It’s been a year of firsts for electronics 3D printing, with the launch of Lights-Out Digital Manufacturing (LDM), a manufacturing technology in which systems run with little or no human intervention around the clock. Here’s a quick look at LDM technology and the development of a variety of innovative 3D printed applications for printed electronics.
3D printing is transforming the way we design and manufacture electronics. It overcomes constraints in traditional approaches to the printed circuit board (PCB) and electronics production, regarding speed, complex workflows and resources. New designs can be quickly run through a more efficient in-house manufacturing process, providing faster execution of design, build, and test cycles.
This is enabling manufacturers to push boundaries, drive innovation and get to market faster than their competitors. However, with the coming digital manufacturing revolution, automation is increasingly pursued to extend the capabilities of additive manufacturing from rapid prototyping to low-volume, short-run manufacturing. The main goal is to increase factory output, reduce operational costs and produce unique functional electronic circuitry that is impossible to make with any other method.
Will 3D printing encourage companies to move to decentralized manufacturing or stick with centralized manufacturing?
3D printing, also known as additive manufacturing (AM), could be a game-changer for manufacturing, enabling significant savings of cost, time, and materials. In traditional manufacturing, parts are made in large quantities at centralized factories, then shipped to consumers. But with the growth of 3D printing, many wonder if technology will cause a shift from this centralized model to a more distributed model, in which facilities in different locations coordinate to fill manufacturing needs.
A team of researchers from Carnegie Mellon University’s Engineering and Public Policy Dept. (EPP) and the University of Lisbon investigated how 3D printing could contribute to distributed manufacturing. They examined whether 3D printing will disrupt this central model, specifically in the context of spare parts for the aerospace industry, where being able to quickly print parts instead of stockpiling them would be attractive.
A feature in the March 2016 company magazine for Kongsberg Gruppen – one of Norway’s oldest and largest companies – delves into the future of 3D printing within the multi- faceted technology manufacturer.
The article focusses on the in- house 3D printing by the R&D team at Kongsberg Maritime. Using the now defunct 3D Systems Cube Pro, Kongsberg fit and form prototypes. In the article, Alf Pettersen, Technical Manager at Kongsberg Aerostructures reveals a reluctance to invest in a more industrial solution.
“3D printing has come a long way in terms of medical devices and prototypes, but mass production is still a problem. This is because of challenges relating to repetition and quality. It is not good enough in so many areas, particularly in the aviation industry, where there are extremely strict requirements governing quality and the qualification of methods.”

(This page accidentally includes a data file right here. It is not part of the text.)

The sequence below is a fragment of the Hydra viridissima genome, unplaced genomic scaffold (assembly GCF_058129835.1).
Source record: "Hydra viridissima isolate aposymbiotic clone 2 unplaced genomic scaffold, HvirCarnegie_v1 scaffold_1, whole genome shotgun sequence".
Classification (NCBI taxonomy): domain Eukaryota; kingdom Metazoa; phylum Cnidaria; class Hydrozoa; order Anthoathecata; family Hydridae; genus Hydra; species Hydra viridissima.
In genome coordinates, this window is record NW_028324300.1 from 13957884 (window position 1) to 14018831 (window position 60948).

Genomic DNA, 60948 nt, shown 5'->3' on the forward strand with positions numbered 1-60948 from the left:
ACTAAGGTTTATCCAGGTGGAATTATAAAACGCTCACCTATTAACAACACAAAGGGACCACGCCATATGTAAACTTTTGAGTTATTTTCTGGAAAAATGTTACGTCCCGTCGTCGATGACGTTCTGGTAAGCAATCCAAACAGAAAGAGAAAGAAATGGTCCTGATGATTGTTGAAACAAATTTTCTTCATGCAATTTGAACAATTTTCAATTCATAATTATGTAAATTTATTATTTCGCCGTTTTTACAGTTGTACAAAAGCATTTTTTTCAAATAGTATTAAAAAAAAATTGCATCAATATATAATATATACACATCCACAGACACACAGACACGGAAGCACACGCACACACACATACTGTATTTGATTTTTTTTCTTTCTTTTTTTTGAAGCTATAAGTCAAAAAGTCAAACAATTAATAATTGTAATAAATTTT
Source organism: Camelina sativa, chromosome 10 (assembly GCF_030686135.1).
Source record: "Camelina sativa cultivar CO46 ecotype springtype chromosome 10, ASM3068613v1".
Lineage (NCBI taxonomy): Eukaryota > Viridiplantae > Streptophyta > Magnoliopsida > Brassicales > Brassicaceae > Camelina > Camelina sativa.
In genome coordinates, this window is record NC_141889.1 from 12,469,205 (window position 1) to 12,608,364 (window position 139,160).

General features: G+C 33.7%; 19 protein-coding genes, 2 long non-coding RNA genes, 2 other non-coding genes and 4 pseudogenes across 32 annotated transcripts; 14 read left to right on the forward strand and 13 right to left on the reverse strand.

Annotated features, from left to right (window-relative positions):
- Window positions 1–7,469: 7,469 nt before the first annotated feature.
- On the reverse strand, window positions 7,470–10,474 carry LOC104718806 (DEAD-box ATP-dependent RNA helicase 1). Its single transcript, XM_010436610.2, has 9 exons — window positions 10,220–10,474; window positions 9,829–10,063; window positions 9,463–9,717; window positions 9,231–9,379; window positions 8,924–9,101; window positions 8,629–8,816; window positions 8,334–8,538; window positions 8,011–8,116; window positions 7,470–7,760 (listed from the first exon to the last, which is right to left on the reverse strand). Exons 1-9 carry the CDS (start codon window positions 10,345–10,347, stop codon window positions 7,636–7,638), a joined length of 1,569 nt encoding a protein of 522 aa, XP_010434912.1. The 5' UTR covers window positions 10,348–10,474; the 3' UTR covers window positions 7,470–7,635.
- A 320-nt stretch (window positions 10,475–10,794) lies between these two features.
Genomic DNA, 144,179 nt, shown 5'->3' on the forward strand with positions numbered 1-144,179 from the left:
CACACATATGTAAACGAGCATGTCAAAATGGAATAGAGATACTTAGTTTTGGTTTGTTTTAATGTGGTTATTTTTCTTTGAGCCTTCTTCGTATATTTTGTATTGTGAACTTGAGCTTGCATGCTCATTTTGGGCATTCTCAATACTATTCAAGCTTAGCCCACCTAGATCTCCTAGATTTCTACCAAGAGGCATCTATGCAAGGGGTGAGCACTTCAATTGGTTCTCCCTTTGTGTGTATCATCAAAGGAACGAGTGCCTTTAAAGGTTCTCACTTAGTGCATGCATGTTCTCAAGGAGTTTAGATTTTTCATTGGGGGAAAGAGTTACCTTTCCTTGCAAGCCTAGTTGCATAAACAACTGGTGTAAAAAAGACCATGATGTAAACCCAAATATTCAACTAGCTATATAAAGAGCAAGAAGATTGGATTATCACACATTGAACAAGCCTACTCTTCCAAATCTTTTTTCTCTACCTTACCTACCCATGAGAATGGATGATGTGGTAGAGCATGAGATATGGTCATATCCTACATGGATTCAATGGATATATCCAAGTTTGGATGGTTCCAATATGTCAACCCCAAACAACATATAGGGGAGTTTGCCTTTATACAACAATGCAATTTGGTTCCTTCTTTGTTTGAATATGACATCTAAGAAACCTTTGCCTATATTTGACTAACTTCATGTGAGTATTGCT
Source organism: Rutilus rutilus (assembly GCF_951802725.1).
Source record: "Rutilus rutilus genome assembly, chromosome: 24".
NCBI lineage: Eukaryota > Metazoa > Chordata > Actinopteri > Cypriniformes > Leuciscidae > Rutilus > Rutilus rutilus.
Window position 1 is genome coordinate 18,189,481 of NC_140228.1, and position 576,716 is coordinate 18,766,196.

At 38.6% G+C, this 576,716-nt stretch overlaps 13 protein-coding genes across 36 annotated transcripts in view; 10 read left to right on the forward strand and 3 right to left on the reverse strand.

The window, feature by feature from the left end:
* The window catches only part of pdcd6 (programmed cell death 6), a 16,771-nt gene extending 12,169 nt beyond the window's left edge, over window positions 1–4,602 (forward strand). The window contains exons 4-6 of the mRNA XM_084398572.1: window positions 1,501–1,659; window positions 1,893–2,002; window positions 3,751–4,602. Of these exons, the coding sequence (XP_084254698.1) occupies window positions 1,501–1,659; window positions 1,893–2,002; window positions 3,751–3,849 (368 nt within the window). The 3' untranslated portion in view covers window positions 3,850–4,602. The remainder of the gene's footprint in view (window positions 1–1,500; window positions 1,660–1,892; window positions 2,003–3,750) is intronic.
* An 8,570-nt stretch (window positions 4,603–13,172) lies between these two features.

It may sound like science fiction but the beauty industry is experiencing a makeover and for the first time it’s not at the expense of animals
Back in 2015, L’Oréal announced that it was experimenting with printing human skin tissue on which to test its cosmetics. The French beauty giant – which owns Lancôme and Maybelline, among many others – was the first beauty conglomerate to announce such intentions. The same year, L’Oréal partnered with Organovo, a San Diego-based start-up that designs and creates functional human tissues using bioprinting technology. These 3D printed tissues, which Bloomberg predicts could be a reality by 2020, mimic the form and function of native tissue in the body and testing on them could signal a revolution in the world of cosmetic testing. ‘‘What was once a plot for a science fiction novel is now advancing our scientific research,’’ Taylor Crouch, Organovo’s CEO said to the Financial Times last year.
There are two types of skin tissues that can be created by bioprinting technology, according to Joshua Zeichner, a dermatologist and the director of cosmetic and clinical research in dermatology at New York’s Mount Sinai Hospital. One type of skin tissue is developed with an individual’s own cells and it can be used to treat burns or skin conditions that the subject may have. The second is a regular skin formed using a stock of genetic human cells. Here cells are taken from donor organs and plastic surgery leftovers and then turned into a printable bio-ink. It is this second type of tissue that could one day make animal testing obsolete.
With a plethora of companies using additive manufacturing in their production process, we want to identify industries that we believe benefit most from additive manufacturing. By looking at these industries, it’s easy to understand how and why 3D printers are changing manufacturing as a whole.